Particles and Fields in Superfluid Turbulence : Numerical and Theoretical Studies
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In this thesis we study a variety of problems in superfluid turbulence, princi-pally in two dimensions. A summary of the main results of our studies is given below; we indicate the Chapters in which we present these. In Chapter 1, we provide an overview of several problems in superfluid turbulence with special emphasis on background material for the problems we study in this thesis. In particular, we give: (a) a brief introduction of fluid turbulence; (b) an overview of superfluidity and the phenomenological two-fluid model; (c) a brief overview of experiments on superfluid turbulence; (d) an introductory accounts of the phenomenological models used in the study of superfluid turbulence. We end with a summary of the problems we study in subsequent Chapters of this thesis. In Chapter 2, we present a systematic, direct numerical simulation of the two-dimensional, Fourier-truncated, Gross-Pitaevskii equation to study the turbulent evolutions of its solutions for a variety of initial conditions and a wide range of parameters. We find that the time evolution of this system can be classified into four regimes with qualitatively different statistical properties. First, there are transients that depend on the initial conditions. In the second regime, power- law scaling regions, in the energy and the occupation-number spectra, appear and start to develop; the exponents of these power laws and the extents of the scaling regions change with time and depend on the initial condition. In the third regime, the spectra drop rapidly for modes with wave numbers k > kc and partial thermalization takes place for modes with k < kc ; the self-truncation wave number kc(t) depends on the initial conditions and it grows either as a power of t or as log t. Finally, in the fourth regime, complete thermalization is achieved and, if we account for finite-size effects carefully, correlation functions and spectra are consistent with their nontrivial Berezinskii-Kosterlitz-Thouless forms. Our work is a natural generalization of recent studies of thermalization in the Euler and other hydrodynamical equations; it combines ideas from fluid dynamics and turbulence, on the one hand, and equilibrium and nonequilibrium statistical mechanics on the other. In Chapter 3, we present the first calculation of the mutual-friction coefficients α and α (which are parameters in the Hall-Vinen-Bekharevich-Khalatnikov two-fluid model that we study in chapter 5) as a function of temperature in a homogeneous Bose gas in two-dimensions by using the Galerkin-truncated Gross-Pitaevskii equation, with very special initial conditions, which we obtain by using the advective, real, Ginzburg-Landau equation (ARGLE) and an equilibration procedure that uses a stochastic Ginzburg-Landau equation (SGLE). We also calculate the normal-fluid density as a function of temperature. In Chapter 4, we elucidate the interplay of particles and fields in superfluids, in both simple and turbulent flows. We carry out extensive direct numerical simulations (DNSs) of this interplay for the two-dimensional (2D) Gross-Pitaevskii (GP) equation. We obtain the following results: (1) the motion of a particle can be chaotic even if the superfluid shows no sign of turbulence; (2) vortex motion depends sensitively on particle charateristics; (3) there is an effective, superfluid-mediated, attractive interaction between particles; (4) we introduce a short-range repulsion between particles, with range rSR, and study two- and many-particle collisions; in the case of two-particle, head-on collisions, we find that, at low values of rSR, the particle collisions are inelastic with coefficient of restitution e = 0; and, as we in-crease rSR, e becomes nonzero at a critical point, and finally attains values close to 1; (5) assemblies of particles and vortices show rich, turbulent, spatio-temporal evolution. In Chapter 5, we present results from our direct numerical simulations (DNSs) of the Hall-Vinen-Bekharevich-Khalatnikov (HVBK) two-fluid model in two dimensions. We have designed these DNSs to study the statistical properties of inverse and forward cascades in the HVBK model. We obtain several interesting results that have not been anticipated hitherto: (1) Both normal-fluid and superfluid energy spectra, En(k) and Es(k), respectively, show inverse- and forward-cascade regimes; the former is characterized by a power law Es(k) En(k) kα whose exponent is consistent with α 5/3. (2) The forward-cascade power law depends on (a) the friction coefficient, as in 2D fluid turbulence, and, in addition, on (b) the coefficient B of mutual friction, which couples normal and superfluid compo-nents. (3) As B increases, the normal and superfluid velocities, un and us, re-spectively, get locked to each other, and, therefore, Es(k) En(k), especially in the inverse-cascade regime. (4) We quantify this locking tendency by calculating the probability distribution functions (PDFs) P(cos(θ)) and P(γ), where the angle θ ≡ (un • us)/( |un||us|) and the amplitude ratio γ = |un|/|us |; the former has a peak at cos(θ) = 1; and the latter exhibits a peak at γ = 1 and power-law tails on both sides of this peak. (4) This locking increases as we increase B, but the power-law exponents for the tails of P(γ) are universal, in so far as they do not depend on B, ρn/ρ, and the details of the energy-injection method. (5) We characterize the energy and enstrophy cascades by computing the energy and enstrophy fluxes and the mutual-friction transfer functions for all wave-number scales k. In Chapter 6, we examine the multiscaling of structure functions in three-dimensional superfluid turbulence by using a shell-model for the three-dimensional HVBK equations. Our HVBK shell model is based on the GOY shell model. In particular, we examine the dependence of multiscaling on the normal-fluid fraction and the mutual-friction coefficients. We hope our in silico studies of 2D and 3D superfluid turbulence will stimulate new experimental, numerical, and theoretical studies.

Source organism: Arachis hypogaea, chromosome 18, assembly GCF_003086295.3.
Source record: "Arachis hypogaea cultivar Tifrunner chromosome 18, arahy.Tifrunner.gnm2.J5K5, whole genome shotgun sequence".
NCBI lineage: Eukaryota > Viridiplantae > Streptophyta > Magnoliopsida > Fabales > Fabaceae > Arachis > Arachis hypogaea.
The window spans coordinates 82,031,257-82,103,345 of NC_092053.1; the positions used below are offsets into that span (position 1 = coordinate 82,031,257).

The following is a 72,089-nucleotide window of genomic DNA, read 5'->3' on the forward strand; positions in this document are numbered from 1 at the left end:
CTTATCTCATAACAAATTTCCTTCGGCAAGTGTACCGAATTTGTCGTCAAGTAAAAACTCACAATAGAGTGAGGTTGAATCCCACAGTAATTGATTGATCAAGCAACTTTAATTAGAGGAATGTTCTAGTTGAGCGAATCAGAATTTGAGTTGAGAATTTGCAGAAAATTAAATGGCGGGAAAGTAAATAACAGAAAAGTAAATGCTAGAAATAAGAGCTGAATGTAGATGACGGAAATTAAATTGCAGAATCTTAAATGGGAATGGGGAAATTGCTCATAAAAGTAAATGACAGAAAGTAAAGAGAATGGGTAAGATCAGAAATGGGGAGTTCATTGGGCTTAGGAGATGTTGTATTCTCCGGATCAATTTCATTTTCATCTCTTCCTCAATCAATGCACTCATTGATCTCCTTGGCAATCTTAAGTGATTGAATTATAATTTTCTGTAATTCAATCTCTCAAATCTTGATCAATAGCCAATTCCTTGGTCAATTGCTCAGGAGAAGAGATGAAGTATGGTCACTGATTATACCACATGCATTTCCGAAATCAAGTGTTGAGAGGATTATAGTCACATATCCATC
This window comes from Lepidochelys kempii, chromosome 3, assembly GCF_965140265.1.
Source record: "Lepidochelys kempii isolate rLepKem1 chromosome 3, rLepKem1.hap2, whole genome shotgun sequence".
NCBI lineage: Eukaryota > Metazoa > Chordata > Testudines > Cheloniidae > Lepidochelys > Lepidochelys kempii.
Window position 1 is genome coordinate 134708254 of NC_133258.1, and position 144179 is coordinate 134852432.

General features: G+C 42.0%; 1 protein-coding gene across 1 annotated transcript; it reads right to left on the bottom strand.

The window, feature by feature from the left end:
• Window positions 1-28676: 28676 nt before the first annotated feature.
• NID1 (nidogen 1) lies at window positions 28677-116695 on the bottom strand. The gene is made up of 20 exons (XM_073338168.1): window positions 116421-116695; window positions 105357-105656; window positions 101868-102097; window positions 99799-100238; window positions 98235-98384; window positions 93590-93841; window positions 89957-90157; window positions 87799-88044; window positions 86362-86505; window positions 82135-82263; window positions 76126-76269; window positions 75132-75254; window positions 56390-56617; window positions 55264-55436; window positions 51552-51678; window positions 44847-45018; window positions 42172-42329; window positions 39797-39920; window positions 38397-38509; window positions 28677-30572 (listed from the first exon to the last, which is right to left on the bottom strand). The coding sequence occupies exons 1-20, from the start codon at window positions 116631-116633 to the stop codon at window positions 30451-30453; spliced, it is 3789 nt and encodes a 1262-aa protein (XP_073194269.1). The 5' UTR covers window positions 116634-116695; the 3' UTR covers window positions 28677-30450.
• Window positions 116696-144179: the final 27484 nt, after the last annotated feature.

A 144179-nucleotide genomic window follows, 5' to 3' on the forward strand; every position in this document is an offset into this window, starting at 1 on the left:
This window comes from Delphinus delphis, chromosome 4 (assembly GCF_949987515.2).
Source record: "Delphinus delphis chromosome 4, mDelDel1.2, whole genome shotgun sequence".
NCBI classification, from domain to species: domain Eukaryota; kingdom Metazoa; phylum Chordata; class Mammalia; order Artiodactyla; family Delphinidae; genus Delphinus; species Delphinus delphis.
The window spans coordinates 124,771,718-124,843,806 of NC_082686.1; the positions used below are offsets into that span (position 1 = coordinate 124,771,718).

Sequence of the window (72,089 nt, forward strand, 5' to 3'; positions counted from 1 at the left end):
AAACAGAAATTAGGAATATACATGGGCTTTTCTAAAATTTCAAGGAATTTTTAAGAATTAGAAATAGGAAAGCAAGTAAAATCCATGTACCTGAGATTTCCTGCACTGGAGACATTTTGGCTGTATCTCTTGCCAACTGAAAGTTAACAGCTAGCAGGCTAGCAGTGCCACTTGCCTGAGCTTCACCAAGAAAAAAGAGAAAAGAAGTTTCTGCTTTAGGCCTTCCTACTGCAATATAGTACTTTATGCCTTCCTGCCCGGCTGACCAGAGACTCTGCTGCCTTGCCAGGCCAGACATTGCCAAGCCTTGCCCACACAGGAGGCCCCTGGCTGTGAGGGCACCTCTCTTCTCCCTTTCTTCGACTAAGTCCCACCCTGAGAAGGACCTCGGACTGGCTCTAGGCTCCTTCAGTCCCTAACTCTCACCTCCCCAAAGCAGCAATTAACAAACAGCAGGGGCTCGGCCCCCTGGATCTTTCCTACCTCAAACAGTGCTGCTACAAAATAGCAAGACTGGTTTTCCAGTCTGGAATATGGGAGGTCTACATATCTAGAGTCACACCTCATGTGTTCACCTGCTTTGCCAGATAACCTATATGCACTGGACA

- Physics (PHY)